When the season again favoured an incursion into the enemy's country,
Agesilaüs gave out that he would march into Lydia, and this time he was not trying to deceive Tisaphernes. That satrap, however, utterly deluded himself, in that he disbelieved Agesilaüs because of his former trick, and thought that now, at any rate, the king would attack Caria, although it was ill-suited for cavalry, and he was far inferior in that arm of the service.
But Agesilaüs, as he had given out that he would do, marched into the plain of Sardis, and then Tisaphernes was forced to hasten thither from Caria with aid and relief; and riding through the plain with his cavalry, he cut off many straggling plunderers there. Agesilaüs, accordingly, reflecting that the enemy's infantry had not yet come up, while his own forces were complete, made haste to give battle.
He mingled his light-armed infantry with his horsemen, and ordered them to charge at full speed and assault the enemy, while he himself at once led up his men-at-arms. The Barbarians were put to flight, and the Greeks, following close upon them, took their camp and slew many of them. As a result of this battle, the Greeks could not only harry the country of the King without fear, but had the satisfaction of seeing due punishment inflicted upon Tisaphernes, an abominable man, and most hateful to the Greek race.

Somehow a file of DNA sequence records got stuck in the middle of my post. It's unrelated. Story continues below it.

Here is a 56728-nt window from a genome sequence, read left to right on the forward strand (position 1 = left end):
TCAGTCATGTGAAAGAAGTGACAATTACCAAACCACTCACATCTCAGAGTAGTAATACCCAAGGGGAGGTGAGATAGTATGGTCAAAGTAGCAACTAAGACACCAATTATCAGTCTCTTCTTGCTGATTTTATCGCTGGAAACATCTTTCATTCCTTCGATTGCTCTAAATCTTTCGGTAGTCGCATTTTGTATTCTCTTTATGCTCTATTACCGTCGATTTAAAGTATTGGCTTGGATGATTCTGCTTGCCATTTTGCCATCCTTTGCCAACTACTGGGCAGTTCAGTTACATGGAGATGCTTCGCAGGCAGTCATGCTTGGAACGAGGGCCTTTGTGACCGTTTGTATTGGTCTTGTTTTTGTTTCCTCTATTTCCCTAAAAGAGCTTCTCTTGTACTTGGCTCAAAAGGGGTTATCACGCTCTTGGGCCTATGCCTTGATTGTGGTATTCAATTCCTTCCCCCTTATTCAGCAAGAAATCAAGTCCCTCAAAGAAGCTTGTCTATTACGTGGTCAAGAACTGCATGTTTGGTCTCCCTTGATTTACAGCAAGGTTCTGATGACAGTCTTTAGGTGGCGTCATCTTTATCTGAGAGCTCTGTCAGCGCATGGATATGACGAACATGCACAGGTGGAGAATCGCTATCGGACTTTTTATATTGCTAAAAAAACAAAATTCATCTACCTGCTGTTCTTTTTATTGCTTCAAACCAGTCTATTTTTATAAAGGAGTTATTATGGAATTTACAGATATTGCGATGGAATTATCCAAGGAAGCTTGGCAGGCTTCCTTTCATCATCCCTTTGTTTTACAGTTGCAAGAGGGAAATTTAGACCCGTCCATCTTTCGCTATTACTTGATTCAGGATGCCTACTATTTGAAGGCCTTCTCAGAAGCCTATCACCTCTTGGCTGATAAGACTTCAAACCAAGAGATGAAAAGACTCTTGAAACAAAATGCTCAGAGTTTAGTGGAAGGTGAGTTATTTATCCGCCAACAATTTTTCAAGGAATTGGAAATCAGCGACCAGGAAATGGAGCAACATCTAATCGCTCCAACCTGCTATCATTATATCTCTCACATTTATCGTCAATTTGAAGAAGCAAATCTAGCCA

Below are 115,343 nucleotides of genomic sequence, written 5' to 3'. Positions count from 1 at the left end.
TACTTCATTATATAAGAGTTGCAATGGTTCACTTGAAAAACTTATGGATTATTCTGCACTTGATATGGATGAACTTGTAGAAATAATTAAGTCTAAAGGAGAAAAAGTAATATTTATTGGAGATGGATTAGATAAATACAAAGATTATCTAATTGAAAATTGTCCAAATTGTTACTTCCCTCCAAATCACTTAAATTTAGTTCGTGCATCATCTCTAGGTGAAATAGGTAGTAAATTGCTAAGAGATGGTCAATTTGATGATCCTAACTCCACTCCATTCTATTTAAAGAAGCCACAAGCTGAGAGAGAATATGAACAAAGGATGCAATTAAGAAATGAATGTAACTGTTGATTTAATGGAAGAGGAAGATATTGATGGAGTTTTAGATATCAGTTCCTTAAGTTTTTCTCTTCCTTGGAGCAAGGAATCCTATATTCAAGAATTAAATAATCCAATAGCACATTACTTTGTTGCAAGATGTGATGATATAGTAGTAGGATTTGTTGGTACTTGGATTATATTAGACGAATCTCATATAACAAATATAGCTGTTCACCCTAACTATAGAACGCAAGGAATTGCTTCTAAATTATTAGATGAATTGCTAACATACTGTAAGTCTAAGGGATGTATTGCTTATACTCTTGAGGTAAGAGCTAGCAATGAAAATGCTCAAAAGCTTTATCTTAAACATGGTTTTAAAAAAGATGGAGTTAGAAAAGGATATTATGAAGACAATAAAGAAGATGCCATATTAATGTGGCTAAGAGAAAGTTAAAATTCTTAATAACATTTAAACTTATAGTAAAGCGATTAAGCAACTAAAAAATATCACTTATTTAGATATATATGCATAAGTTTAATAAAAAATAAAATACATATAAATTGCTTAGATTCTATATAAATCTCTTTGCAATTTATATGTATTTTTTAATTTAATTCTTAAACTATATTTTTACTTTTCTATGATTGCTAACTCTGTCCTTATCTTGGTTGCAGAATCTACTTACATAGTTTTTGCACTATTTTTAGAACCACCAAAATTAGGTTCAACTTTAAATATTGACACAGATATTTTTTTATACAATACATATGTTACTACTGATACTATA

For the King at once sent Tithraustes after him, who cut off his head, and asked Agesilaüs to make terms and sail back home, offering him money at the hands of envoys. But Agesilaüs answered that it was for his city to make peace, and that for his own part, he took more pleasure in enriching his soldiers than in getting rich himself; moreover, the Greeks, he said, thought it honourable to take, not gifts, but spoils, from their enemies.
Nevertheless, desiring to gratify Tithraustes, because he had punished Tisaphernes, that common enemy of the Greeks, he led his army back into Phrygia, taking thirty talents from the viceroy to cover the expenses of the march.
On the road he received a dispatch-roll from the magistrates at home, which bade him assume control of the navy as well as of the army.
This was an honour which no one ever received but Agesilaüs. And he was confessedly the greatest and most illustrious man of his time, as Theopompus also has somewhere said, although he prided himself more on his virtues than on his high command.
But in putting Peisander in charge of the navy at this time, he was thought to have made a mistake; for there were older and more competent men to be had, and yet he gave the admiralty to him, not out of regard for the public good, but in recognition of the claims of relationship and to gratify his wife, who was a sister of Peisander.